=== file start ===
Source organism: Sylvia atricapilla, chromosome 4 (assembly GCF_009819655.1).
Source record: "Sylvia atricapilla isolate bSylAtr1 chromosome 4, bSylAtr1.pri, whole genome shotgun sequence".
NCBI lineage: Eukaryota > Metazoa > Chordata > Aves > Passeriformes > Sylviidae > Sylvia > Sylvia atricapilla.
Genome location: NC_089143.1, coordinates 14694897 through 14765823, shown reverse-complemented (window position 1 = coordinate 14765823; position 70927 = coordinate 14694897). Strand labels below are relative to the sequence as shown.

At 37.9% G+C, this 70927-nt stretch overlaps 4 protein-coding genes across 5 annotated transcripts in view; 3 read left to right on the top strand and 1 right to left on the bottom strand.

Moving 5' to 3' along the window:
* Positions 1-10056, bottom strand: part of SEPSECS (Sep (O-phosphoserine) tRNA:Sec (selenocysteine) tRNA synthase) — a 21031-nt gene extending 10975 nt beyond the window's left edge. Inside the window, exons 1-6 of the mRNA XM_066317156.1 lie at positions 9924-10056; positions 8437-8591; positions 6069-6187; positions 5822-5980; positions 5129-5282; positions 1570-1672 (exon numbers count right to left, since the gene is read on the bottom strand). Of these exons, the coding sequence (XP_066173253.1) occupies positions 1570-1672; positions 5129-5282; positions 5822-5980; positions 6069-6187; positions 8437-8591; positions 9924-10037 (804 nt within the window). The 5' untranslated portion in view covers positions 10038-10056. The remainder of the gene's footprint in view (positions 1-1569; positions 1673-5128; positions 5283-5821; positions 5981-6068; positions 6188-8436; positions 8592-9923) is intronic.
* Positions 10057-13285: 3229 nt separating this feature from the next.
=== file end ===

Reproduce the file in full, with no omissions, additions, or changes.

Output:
Source organism: Sylvia atricapilla, chromosome 4 (assembly GCF_009819655.1).
Source record: "Sylvia atricapilla isolate bSylAtr1 chromosome 4, bSylAtr1.pri, whole genome shotgun sequence".
NCBI lineage: Eukaryota > Metazoa > Chordata > Aves > Passeriformes > Sylviidae > Sylvia > Sylvia atricapilla.
Genome location: NC_089143.1, coordinates 14694897 through 14765823, shown reverse-complemented (window position 1 = coordinate 14765823; position 70927 = coordinate 14694897). Strand labels below are relative to the sequence as shown.

At 37.9% G+C, this 70927-nt stretch overlaps 4 protein-coding genes across 5 annotated transcripts in view; 3 read left to right on the top strand and 1 right to left on the bottom strand.

Moving 5' to 3' along the window:
* Positions 1-10056, bottom strand: part of SEPSECS (Sep (O-phosphoserine) tRNA:Sec (selenocysteine) tRNA synthase) — a 21031-nt gene extending 10975 nt beyond the window's left edge. Inside the window, exons 1-6 of the mRNA XM_066317156.1 lie at positions 9924-10056; positions 8437-8591; positions 6069-6187; positions 5822-5980; positions 5129-5282; positions 1570-1672 (exon numbers count right to left, since the gene is read on the bottom strand). Of these exons, the coding sequence (XP_066173253.1) occupies positions 1570-1672; positions 5129-5282; positions 5822-5980; positions 6069-6187; positions 8437-8591; positions 9924-10037 (804 nt within the window). The 5' untranslated portion in view covers positions 10038-10056. The remainder of the gene's footprint in view (positions 1-1569; positions 1673-5128; positions 5283-5821; positions 5981-6068; positions 6188-8436; positions 8592-9923) is intronic.
* Positions 10057-13285: 3229 nt separating this feature from the next.